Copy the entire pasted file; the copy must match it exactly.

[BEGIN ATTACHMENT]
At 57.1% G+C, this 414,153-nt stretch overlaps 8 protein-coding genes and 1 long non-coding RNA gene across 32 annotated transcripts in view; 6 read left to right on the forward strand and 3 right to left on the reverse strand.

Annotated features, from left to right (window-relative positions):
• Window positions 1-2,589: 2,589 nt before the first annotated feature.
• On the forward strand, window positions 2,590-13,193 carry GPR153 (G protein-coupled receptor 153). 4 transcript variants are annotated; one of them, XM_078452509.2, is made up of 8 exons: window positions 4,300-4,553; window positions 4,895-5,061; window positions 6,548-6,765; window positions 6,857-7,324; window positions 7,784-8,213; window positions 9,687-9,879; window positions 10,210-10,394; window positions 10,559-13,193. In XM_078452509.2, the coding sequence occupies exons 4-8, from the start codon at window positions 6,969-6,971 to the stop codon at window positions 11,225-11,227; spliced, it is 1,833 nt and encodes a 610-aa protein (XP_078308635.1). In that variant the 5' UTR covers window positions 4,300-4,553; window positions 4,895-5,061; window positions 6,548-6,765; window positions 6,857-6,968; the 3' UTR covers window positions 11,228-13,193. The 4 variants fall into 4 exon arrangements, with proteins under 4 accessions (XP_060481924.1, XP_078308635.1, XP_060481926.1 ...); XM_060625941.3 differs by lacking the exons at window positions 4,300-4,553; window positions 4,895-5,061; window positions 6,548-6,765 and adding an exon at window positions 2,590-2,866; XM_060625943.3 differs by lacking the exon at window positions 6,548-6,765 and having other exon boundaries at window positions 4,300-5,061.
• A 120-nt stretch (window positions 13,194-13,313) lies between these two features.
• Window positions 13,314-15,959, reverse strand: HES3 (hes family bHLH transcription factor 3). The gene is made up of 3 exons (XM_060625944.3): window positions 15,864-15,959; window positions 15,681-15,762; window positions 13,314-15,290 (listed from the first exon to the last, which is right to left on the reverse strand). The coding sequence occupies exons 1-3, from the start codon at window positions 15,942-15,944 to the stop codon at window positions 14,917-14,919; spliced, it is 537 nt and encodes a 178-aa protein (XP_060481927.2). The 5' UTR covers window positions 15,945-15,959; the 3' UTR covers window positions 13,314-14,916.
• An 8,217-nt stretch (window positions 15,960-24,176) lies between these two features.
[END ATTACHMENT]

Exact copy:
At 57.1% G+C, this 414,153-nt stretch overlaps 8 protein-coding genes and 1 long non-coding RNA gene across 32 annotated transcripts in view; 6 read left to right on the forward strand and 3 right to left on the reverse strand.

Annotated features, from left to right (window-relative positions):
• Window positions 1-2,589: 2,589 nt before the first annotated feature.
• On the forward strand, window positions 2,590-13,193 carry GPR153 (G protein-coupled receptor 153). 4 transcript variants are annotated; one of them, XM_078452509.2, is made up of 8 exons: window positions 4,300-4,553; window positions 4,895-5,061; window positions 6,548-6,765; window positions 6,857-7,324; window positions 7,784-8,213; window positions 9,687-9,879; window positions 10,210-10,394; window positions 10,559-13,193. In XM_078452509.2, the coding sequence occupies exons 4-8, from the start codon at window positions 6,969-6,971 to the stop codon at window positions 11,225-11,227; spliced, it is 1,833 nt and encodes a 610-aa protein (XP_078308635.1). In that variant the 5' UTR covers window positions 4,300-4,553; window positions 4,895-5,061; window positions 6,548-6,765; window positions 6,857-6,968; the 3' UTR covers window positions 11,228-13,193. The 4 variants fall into 4 exon arrangements, with proteins under 4 accessions (XP_060481924.1, XP_078308635.1, XP_060481926.1 ...); XM_060625941.3 differs by lacking the exons at window positions 4,300-4,553; window positions 4,895-5,061; window positions 6,548-6,765 and adding an exon at window positions 2,590-2,866; XM_060625943.3 differs by lacking the exon at window positions 6,548-6,765 and having other exon boundaries at window positions 4,300-5,061.
• A 120-nt stretch (window positions 13,194-13,313) lies between these two features.
• Window positions 13,314-15,959, reverse strand: HES3 (hes family bHLH transcription factor 3). The gene is made up of 3 exons (XM_060625944.3): window positions 15,864-15,959; window positions 15,681-15,762; window positions 13,314-15,290 (listed from the first exon to the last, which is right to left on the reverse strand). The coding sequence occupies exons 1-3, from the start codon at window positions 15,942-15,944 to the stop codon at window positions 14,917-14,919; spliced, it is 537 nt and encodes a 178-aa protein (XP_060481927.2). The 5' UTR covers window positions 15,945-15,959; the 3' UTR covers window positions 13,314-14,916.
• An 8,217-nt stretch (window positions 15,960-24,176) lies between these two features.